Unstructured Finance

Jim Chanos, bad news bear, urges market prudence

Prominent short-seller Jim Chanos is probably one of the last true “bad news bears” you will find on Wall Street these days, save for Jim Grant and Nouriel Roubini. Almost everywhere you turn, money managers still are bullish on U.S. equities going into 2014 even after the Standard & Poor’s 500’s 27 percent returns year-to-date and the Nasdaq is back to levels not seen since the height of the dot-com bubble in 1999.

“We’re back to a glass half-full environment as opposed to a glass half-empty environment,” Chanos told Reuters during a wide ranging hour-long discussion two weeks ago. “If you’re the typical investor, it’s probably time to be a little bit more cautious.”

Chanos, president and founder of Kynikos Associates, admittedly knows it has been a humbling year for his cohort, with some short only funds even closing up shop.

But he told Reuters that the market is primed for short-sellers like him and as a result has gone out to raise capital for his mission: “Markets mean-revert and performance mean-reverts and even alpha mean-reverts if at least my last 30 years are any indication. And the time to be doing this is when you feel like the village idiot and not an evil genius, to paraphrase my critics.”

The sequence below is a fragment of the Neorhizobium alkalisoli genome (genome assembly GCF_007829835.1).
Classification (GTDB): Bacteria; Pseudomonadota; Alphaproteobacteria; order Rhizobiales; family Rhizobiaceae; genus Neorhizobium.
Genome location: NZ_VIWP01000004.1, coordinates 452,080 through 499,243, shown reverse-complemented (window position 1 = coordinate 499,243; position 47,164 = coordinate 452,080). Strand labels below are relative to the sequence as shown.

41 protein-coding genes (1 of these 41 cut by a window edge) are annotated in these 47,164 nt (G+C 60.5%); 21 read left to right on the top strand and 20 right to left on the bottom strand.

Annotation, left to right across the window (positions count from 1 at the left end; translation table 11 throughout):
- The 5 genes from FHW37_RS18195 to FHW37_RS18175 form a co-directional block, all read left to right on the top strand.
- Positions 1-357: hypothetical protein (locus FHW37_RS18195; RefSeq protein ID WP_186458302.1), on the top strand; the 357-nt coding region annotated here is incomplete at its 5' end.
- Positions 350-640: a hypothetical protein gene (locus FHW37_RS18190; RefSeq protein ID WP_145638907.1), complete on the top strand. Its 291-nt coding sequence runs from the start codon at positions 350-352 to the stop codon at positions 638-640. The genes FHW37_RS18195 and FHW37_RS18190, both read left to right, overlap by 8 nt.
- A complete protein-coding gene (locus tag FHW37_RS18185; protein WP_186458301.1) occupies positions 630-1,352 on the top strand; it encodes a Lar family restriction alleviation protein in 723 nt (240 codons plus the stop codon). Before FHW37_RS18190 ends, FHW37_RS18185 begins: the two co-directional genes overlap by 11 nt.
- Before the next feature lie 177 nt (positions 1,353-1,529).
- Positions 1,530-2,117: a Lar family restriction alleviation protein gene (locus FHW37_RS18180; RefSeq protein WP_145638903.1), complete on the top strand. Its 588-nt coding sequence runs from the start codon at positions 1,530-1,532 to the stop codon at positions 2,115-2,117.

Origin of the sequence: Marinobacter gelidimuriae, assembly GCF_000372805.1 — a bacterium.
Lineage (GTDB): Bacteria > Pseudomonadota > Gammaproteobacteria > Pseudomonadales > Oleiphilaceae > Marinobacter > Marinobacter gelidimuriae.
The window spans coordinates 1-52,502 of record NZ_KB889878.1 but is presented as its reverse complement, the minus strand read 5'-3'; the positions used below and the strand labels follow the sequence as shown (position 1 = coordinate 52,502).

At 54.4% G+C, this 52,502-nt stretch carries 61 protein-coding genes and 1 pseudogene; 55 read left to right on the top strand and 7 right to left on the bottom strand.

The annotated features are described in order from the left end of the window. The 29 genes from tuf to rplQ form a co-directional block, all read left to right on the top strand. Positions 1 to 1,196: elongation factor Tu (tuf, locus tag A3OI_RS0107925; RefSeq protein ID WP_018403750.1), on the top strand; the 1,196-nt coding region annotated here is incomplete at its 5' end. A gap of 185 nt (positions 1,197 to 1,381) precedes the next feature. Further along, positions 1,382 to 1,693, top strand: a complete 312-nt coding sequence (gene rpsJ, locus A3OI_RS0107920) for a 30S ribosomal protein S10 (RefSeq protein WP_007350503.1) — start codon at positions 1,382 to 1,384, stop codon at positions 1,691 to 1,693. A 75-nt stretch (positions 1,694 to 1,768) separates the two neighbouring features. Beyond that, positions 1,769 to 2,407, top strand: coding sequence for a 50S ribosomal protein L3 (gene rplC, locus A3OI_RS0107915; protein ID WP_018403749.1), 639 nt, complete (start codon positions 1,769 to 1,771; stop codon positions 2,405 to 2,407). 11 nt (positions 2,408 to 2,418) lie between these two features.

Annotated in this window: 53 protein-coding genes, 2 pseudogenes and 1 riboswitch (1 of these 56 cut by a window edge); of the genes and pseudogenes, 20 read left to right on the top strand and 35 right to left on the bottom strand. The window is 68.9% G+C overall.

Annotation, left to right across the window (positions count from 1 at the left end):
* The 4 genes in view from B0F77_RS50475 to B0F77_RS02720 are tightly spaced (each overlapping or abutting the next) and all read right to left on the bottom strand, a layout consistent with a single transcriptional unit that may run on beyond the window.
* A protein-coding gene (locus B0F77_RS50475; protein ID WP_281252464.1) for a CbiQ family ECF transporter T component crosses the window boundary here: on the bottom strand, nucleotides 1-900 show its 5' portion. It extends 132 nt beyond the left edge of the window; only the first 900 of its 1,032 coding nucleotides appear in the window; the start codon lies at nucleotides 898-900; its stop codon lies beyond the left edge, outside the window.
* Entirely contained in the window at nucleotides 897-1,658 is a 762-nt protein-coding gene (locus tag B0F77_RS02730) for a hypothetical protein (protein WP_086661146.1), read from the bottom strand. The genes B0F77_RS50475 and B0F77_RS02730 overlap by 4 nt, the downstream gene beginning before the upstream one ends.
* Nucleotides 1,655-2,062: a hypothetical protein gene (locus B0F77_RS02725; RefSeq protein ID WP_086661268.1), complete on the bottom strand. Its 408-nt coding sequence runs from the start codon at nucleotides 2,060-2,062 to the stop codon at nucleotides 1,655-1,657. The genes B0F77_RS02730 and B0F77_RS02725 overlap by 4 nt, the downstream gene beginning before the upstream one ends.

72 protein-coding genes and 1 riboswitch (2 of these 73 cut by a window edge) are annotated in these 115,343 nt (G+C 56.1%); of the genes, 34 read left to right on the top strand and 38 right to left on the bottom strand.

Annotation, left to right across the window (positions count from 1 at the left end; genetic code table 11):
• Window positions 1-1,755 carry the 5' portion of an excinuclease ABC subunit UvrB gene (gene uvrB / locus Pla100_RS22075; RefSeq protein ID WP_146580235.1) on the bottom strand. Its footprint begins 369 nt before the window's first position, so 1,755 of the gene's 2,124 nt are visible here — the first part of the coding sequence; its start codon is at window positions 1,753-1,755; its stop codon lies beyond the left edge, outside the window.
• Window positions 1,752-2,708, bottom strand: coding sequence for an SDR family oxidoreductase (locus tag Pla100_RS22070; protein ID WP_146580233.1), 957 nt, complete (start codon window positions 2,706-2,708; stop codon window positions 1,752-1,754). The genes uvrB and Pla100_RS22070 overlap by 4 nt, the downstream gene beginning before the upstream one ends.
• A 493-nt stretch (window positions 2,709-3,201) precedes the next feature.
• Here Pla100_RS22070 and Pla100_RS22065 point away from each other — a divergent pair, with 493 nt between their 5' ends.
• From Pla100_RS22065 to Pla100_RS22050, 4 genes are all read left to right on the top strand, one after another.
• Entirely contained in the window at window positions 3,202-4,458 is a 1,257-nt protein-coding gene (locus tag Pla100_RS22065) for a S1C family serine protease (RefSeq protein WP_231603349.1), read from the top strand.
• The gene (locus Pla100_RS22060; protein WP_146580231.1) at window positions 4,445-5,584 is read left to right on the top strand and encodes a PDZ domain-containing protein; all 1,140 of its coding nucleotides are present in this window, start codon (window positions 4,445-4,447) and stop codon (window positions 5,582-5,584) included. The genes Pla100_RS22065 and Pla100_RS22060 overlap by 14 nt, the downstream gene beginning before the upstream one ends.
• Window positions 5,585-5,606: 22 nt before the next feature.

Chanos’ bearish views are so well respected that the New York Federal Reserve has even included him as one of the money managers on its investment advisory counsel. By his own admission, Chanos said he tends to be the one most skeptical on the markets.

Free from fraud? Get the certificate

Hedge funds wishing to demonstrate their honesty to a sceptical world can now pay for a risk assessment to show they have a low risk of fraud.

rtr23yfeFor $15,000-$20,000 Protean Fraud Risk Appraisal will use its database of every such financial crime since 1997 to see if a fund shows any suspicious characteristics.

“We’ve evaluated every single fraud and worked out the common areas where fraud has arisen,” partner Nathan Sewell tells me.

Dealing with stress

Hedge funds’ awful performance figures have been splashed all over the media for some time, but the effect this is having on the funds themselves could potentially be of deeper concern to investors.

rtr1g6tbAccording to a report by Moody’s, entitled “Market turmoil increases stress on hedge fund operations”, there are a multitude of potential dangers to watch out for as fund performance deteriorates and cost pressures grow.

For example — some hedge funds keen to save the pennies have combined previously independent jobs such as fund manager and portfolio valuer, affecting the quality of its operations, says the report.

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